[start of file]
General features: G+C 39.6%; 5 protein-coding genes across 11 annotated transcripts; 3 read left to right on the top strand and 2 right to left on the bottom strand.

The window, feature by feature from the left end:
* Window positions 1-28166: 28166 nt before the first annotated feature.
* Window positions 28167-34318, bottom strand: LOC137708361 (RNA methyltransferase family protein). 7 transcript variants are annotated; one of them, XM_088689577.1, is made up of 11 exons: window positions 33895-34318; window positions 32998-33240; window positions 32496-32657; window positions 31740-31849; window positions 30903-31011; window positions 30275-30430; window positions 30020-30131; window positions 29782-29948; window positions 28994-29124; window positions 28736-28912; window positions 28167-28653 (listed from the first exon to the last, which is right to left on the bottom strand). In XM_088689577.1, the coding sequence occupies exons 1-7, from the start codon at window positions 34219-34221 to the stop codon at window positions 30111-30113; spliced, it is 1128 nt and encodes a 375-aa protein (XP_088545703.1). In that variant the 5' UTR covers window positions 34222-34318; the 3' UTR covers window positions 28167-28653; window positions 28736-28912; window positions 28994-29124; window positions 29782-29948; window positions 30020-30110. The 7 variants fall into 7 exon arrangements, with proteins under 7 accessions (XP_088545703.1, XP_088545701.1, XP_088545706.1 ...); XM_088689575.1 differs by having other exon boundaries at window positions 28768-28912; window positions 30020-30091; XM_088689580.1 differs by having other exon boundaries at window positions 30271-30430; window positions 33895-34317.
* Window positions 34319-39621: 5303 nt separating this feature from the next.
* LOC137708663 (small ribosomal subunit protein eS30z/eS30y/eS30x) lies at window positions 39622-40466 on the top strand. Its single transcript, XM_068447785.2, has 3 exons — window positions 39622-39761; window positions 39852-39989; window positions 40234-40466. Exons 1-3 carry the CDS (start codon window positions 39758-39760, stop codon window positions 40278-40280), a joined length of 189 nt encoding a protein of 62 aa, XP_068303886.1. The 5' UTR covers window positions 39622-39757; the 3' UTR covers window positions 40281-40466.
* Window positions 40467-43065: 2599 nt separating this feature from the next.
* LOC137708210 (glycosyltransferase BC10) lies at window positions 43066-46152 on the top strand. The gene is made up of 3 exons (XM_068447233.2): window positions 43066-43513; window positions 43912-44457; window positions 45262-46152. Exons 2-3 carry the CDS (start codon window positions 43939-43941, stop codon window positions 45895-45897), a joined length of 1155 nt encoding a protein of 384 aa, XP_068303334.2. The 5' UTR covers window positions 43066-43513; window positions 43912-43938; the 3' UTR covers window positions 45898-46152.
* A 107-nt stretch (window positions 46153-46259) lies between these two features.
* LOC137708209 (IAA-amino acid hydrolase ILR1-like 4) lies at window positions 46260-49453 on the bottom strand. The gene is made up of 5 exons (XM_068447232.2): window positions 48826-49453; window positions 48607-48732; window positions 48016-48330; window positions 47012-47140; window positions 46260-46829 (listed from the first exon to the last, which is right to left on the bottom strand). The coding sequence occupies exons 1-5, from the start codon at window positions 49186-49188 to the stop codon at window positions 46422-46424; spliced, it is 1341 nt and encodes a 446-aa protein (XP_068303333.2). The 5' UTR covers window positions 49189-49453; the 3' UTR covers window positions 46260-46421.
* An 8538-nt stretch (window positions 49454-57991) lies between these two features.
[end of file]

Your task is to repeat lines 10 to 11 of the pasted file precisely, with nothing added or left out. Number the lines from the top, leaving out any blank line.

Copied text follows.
* LOC137708209 (IAA-amino acid hydrolase ILR1-like 4) lies at window positions 46260-49453 on the bottom strand. The gene is made up of 5 exons (XM_068447232.2): window positions 48826-49453; window positions 48607-48732; window positions 48016-48330; window positions 47012-47140; window positions 46260-46829 (listed from the first exon to the last, which is right to left on the bottom strand). The coding sequence occupies exons 1-5, from the start codon at window positions 49186-49188 to the stop codon at window positions 46422-46424; spliced, it is 1341 nt and encodes a 446-aa protein (XP_068303333.2). The 5' UTR covers window positions 49189-49453; the 3' UTR covers window positions 46260-46421.
* An 8538-nt stretch (window positions 49454-57991) lies between these two features.